Once salaries are determined, the firm should “lock in” the most recent level of compensation and not change it for the next couple of years. This applies to all owners, including (and especially) the founder, and creates a base-level compensation for the ownership team that is budget-able, predictable, and supports a focus on receipt of profit distributions as additional reward.

Over time, as the founding owner begins to reduce time spent in the office, his or her wages tend to remain flat (or may gradually be reduced) even as the business grows. However, the founder will also enjoy incoming payments from the succession team, who are gradually purchasing their equity at increasing values. As an added benefit, those monies flowing in to the founder / seller will be harvested at long-term capital gains rates.

  • Set Bonuses that Reward Actions with Firm-wide Benefits: Sales-based organizations are often concerned that a pure base salary, coupled with profit distributions, does not properly incentivize employees to achieve the results needed to grow the company. If that is the case, bonus structures can be employed, but should specifically be targeted to behaviors the business is trying to encourage, such as bringing on new clients or increasing “share of wallet.”

This is better than using revenue-based splits or commissions, which often reward advisors for simply participating in a good market rather than achieving the goal of building firm-wide value. Eventually, by rewarding owners with an appropriate base compensation combined with profits, bonuses become a smaller component of total compensation, but they will serve to focus efforts on the right objectives while keeping things “interesting” and competitive among the junior advisors.

  • Encourage an Ownership Culture with Profit Distributions: After wages and operational expenses are paid, remaining monies as well as all future revenue growth (after expenses) should be channeled through the firm as profit distributions to the advisors / owners.

Profit distributions that are explicitly characterized as such provide owners with a return on investment, act as the variable component of “take home pay” (a very different approach compared with revenue sharing) and, importantly, provide the means of paying for the equity being acquired from the founder(s) by the next generation of advisors over time.

By increasing and paying these profit distributions, an important business-building function is accomplished: advisors learn to think like owners. They focus not only on production, but on profitability as well. They begin to watch the bottom line, and ask, “How profitable is this business? How does it compare with other businesses of similar size and structure? What expenses can be cut without affecting growth?”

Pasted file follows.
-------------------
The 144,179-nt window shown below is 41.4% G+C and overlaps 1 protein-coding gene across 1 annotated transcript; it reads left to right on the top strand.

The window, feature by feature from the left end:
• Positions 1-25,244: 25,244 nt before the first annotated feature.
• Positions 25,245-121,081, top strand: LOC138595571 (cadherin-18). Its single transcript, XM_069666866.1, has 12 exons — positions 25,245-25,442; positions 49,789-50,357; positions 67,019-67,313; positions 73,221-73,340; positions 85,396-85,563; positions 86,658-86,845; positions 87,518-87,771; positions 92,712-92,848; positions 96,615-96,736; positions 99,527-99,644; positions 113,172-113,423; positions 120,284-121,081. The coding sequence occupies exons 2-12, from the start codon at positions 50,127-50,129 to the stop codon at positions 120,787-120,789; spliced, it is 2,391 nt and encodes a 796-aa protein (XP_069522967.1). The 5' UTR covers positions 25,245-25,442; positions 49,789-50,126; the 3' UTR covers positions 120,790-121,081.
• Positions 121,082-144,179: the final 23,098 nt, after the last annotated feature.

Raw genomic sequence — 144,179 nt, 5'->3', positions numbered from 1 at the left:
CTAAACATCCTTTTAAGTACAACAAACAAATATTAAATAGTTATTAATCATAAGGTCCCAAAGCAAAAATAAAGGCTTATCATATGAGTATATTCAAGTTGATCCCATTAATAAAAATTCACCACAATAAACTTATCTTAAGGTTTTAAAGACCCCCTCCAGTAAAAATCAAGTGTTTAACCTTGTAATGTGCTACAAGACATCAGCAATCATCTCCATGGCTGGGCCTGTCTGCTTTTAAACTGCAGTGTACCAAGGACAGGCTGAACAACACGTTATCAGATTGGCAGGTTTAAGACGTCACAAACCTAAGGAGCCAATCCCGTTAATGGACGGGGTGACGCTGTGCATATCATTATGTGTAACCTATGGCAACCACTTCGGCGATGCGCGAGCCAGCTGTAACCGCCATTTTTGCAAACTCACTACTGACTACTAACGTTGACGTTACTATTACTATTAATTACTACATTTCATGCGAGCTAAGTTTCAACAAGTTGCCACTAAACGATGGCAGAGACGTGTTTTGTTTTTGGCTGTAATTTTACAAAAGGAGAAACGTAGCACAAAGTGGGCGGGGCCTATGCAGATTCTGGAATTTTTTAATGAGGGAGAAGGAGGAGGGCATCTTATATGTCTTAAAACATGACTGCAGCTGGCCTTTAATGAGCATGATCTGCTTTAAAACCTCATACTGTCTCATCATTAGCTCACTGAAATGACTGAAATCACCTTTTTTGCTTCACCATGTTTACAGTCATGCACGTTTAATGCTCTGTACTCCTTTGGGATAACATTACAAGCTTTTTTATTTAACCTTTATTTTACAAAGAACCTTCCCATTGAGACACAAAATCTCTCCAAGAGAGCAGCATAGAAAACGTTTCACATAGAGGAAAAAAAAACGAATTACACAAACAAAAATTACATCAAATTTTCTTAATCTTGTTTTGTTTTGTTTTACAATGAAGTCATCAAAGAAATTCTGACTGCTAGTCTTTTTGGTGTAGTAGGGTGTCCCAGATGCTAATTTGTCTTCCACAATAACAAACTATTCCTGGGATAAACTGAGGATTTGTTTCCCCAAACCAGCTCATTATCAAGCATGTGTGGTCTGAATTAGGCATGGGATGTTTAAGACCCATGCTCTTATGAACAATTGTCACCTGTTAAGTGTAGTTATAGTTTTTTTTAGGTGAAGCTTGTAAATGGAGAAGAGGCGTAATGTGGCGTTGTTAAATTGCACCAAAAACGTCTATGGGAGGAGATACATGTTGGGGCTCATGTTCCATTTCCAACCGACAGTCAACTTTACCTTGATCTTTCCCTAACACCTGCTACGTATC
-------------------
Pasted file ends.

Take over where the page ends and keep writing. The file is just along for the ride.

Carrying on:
The single greatest failing of a revenue-sharing or “eat-what-you-kill” arrangement is that it makes the bottom line irrelevant to all but the founder, who alone, late at night, worries about increasing overhead. Sharing profit distributions with younger advisors who invest in the business directly addresses this issue.

  • Build an Equity Purchase Plan: In order for an advisor to enjoy a share of the profits, he or she must have the opportunity to purchase a stake in the business. And, in order to increase that share – and thereby increase the amount of his or her variable compensation – additional ownership must be purchased. That is exactly the mentality needed to create and sustain the succession team.

This cash-flow structure reflects the philosophy that owners of small but growing businesses are not motivated only by a pay check, but by increasing the size and share of their profit distributions, and the growth in value of their investment, or equity. Together, these three components acting in concert in a remodeled cash flow structure build long term wealth for a business owner and create a truly multigenerational business that transcends any individual or collection of individuals.

When ambitious professionals are placed in situations where they have every incentive to look beyond just themselves, and every opportunity to invest their money and their careers in a firm that is actively planning for the future, a remarkable thing will happen: People will start to value ownership and equity. They will want to become equity partners, and they will want to build on top of everything the founder or founders have already developed. And that is how a true legacy is created.